Arsenal Ladies: a year of total triumph; FA Youth Cup news


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By Tony Attwood

My coverage of the Arsenal Ladies team is erratic I know, but I do try to cover their games – even if I am a couple of days late.

To go through the background quickly – the Super League in which they played in 2011 is a summer league – our ladies team won it.  They also won the FA Cup which was played over the early part of the season, and the League Cup, which came at the end of the Super League season.

The European Champions League however started last year (while the team was in hiatus, waiting for the change over to happen between the old winter league and the new summer league.

Arsenal had easily made it through to the round of sixteen, where in the first leg away in Spain they had a 1-1 draw.   In the second leg they beat Rayo Vallecano at Meadow Park 5-1, with goals from Jayne Ludlow, Kim Little, Rachel Yankey, Jordan Nobbs and Danielle Carter.

So we end ladies football in 2011 by being triple champions, and waiting for the Quarter-Final and Semi-Final draw for games next year.  The draw takes place on Thursday, December 17.

In total Arsenal have won the domestic league 13 times and won the FA Cup 11  times.

Oh and while we are away from first team affairs, Arsenal Under-18s (men that is) are drawn against Derby County in the Third Round of the FA Youth Cup.

The tie will be played on Saturday, December 17.  This is the competition where a few years ago we got to the two legged final, and the home leg was played at the Ems.  The police and club estimated a crowd of maybe 7000 would turn up.  Over 30,000 did.



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8 Replies to “Arsenal Ladies: a year of total triumph; FA Youth Cup news”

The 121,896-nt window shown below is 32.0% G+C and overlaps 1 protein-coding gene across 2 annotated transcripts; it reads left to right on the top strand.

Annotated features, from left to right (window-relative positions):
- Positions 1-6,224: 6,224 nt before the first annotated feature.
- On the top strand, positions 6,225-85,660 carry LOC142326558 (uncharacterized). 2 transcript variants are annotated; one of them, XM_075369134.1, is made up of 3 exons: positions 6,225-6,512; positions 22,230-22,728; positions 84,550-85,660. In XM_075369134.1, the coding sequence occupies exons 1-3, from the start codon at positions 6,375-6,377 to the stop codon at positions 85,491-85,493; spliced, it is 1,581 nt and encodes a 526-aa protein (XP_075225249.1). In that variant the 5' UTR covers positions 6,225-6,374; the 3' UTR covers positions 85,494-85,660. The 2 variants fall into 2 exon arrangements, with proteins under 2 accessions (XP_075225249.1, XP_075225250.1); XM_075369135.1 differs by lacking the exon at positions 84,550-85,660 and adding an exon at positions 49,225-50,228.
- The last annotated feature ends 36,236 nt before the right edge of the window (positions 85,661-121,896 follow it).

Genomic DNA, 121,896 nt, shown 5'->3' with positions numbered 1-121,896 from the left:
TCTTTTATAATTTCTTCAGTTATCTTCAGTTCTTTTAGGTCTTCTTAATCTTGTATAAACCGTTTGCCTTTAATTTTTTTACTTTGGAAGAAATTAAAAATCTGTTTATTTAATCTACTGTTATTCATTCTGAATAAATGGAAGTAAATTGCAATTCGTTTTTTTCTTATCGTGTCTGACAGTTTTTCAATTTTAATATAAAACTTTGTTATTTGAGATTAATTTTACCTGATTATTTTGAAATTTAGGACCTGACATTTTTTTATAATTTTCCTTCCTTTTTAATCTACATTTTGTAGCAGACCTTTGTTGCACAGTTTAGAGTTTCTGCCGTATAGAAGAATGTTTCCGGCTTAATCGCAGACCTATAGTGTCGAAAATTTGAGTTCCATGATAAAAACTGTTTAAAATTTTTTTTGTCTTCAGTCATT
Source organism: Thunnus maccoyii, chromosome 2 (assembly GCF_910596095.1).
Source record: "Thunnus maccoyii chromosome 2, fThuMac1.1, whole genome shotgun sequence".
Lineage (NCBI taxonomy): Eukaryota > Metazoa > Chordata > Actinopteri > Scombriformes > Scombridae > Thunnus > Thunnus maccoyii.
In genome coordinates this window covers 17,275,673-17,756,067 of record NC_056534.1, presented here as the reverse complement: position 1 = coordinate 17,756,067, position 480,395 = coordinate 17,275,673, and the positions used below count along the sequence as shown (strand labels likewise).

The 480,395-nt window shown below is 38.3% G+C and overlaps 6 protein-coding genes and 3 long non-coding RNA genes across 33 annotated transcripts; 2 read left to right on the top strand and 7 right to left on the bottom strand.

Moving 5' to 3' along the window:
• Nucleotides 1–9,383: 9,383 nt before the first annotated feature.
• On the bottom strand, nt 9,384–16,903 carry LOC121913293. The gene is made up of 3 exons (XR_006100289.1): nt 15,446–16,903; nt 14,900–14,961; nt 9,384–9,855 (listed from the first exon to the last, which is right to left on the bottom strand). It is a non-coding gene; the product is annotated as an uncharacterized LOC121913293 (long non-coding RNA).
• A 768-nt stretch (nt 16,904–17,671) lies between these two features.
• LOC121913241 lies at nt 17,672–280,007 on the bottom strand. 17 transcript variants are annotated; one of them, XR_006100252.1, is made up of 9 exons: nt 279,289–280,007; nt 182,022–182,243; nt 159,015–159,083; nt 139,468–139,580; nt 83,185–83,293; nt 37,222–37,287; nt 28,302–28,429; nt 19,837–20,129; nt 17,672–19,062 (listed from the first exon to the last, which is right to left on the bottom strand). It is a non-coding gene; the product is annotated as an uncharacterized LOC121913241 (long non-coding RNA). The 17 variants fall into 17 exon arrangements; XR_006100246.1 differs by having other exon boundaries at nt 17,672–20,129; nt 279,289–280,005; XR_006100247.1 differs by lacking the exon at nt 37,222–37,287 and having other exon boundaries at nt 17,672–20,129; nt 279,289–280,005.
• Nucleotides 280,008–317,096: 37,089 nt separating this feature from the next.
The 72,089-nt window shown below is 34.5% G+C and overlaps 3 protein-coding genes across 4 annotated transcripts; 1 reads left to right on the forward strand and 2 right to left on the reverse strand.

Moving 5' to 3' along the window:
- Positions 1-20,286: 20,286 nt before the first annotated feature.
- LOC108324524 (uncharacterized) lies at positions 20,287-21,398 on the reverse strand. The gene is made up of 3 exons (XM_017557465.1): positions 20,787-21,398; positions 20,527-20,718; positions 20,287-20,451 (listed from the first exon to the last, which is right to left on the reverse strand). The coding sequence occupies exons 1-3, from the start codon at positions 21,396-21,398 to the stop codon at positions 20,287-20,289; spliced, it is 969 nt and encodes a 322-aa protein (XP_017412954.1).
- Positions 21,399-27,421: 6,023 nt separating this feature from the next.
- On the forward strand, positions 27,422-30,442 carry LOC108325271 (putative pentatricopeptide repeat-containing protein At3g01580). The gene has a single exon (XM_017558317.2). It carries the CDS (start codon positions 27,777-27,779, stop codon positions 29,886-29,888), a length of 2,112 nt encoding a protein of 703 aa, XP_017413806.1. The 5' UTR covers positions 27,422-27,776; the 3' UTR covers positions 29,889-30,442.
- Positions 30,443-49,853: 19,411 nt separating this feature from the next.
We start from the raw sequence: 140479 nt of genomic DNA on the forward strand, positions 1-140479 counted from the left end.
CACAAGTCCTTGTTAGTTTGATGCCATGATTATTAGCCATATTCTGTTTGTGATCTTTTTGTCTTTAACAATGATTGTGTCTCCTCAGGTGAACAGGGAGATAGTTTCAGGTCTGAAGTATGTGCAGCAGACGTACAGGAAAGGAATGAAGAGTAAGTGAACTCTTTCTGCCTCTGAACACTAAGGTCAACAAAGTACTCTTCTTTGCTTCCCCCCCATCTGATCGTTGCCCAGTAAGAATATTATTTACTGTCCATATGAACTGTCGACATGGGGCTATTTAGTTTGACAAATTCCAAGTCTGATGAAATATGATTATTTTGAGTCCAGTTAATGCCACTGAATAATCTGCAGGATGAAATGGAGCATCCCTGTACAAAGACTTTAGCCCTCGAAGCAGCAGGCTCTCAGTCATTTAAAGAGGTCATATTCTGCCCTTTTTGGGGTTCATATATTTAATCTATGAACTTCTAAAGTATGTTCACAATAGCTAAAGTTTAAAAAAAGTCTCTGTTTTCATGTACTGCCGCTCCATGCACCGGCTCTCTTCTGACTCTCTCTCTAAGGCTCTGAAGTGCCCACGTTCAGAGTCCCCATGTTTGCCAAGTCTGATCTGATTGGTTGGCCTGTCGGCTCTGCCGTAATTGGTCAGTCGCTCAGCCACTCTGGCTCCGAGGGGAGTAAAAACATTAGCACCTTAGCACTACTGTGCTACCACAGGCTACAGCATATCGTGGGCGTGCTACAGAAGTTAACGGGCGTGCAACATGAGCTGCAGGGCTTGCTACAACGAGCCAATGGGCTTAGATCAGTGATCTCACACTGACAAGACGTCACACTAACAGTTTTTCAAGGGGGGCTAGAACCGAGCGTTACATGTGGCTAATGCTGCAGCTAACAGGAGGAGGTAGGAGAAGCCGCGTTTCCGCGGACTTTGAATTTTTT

1. If ladies football didn’t exist, Canada would be hopeless as a soccer nation.

    I am happy to see Arsenal ladies doing so well. I think it might be nice to see some Canadian ladies at Arsenal.

  2. Gord…..Canada is hopeless as a soccer nation because we have a horrible thing called winter here and a population of only 34 million. We also have 5 other major professional sports which compete for the money and sponsorship funds available in our tiny nation. We also are the 2nd largest country in the world and have travel issues for any leagues.
    Before you say that Russia has the same conditions, you are comparing apples and oranges. We still have the 3rd highest youth player registration in FIFA but unlike European and Latin American countries, we have shit organization, poor facilities that we share with 3 other summer sports, few trained coaches and fewer referees, no real history of the game before 1966 and to top it all off, only 2 professional teams, neither of which actually contributes all that much to Canada’s soccer development. we do relatively well in ConCaCaf considering the above challenges but it will be a long time if ever before we can compete with our neighbour to the South and longer still before we reach world status.

  3. Dom. Yes, I know winter. I went to high school where the Alaska Highway begins, and live 120 km away from there now.

    Russia also has Moscow, which is a far bigger city than any in Canada.

    Canada does well with women’s soccer (football). The lower mainland of BC has strong amateur soccer (either gender), which sort of extends to the island and the Okanogan. Whether the pro team will last I don’t know, but semi-pro and amateur seems okay. Edmonton-Calgary is sort of okay (semi-pro and amateur), but it would be better if high speed rail ever came along (that transportation issue). The rest of the prairies doesn’t have enough population. I can’t speak for anything out east.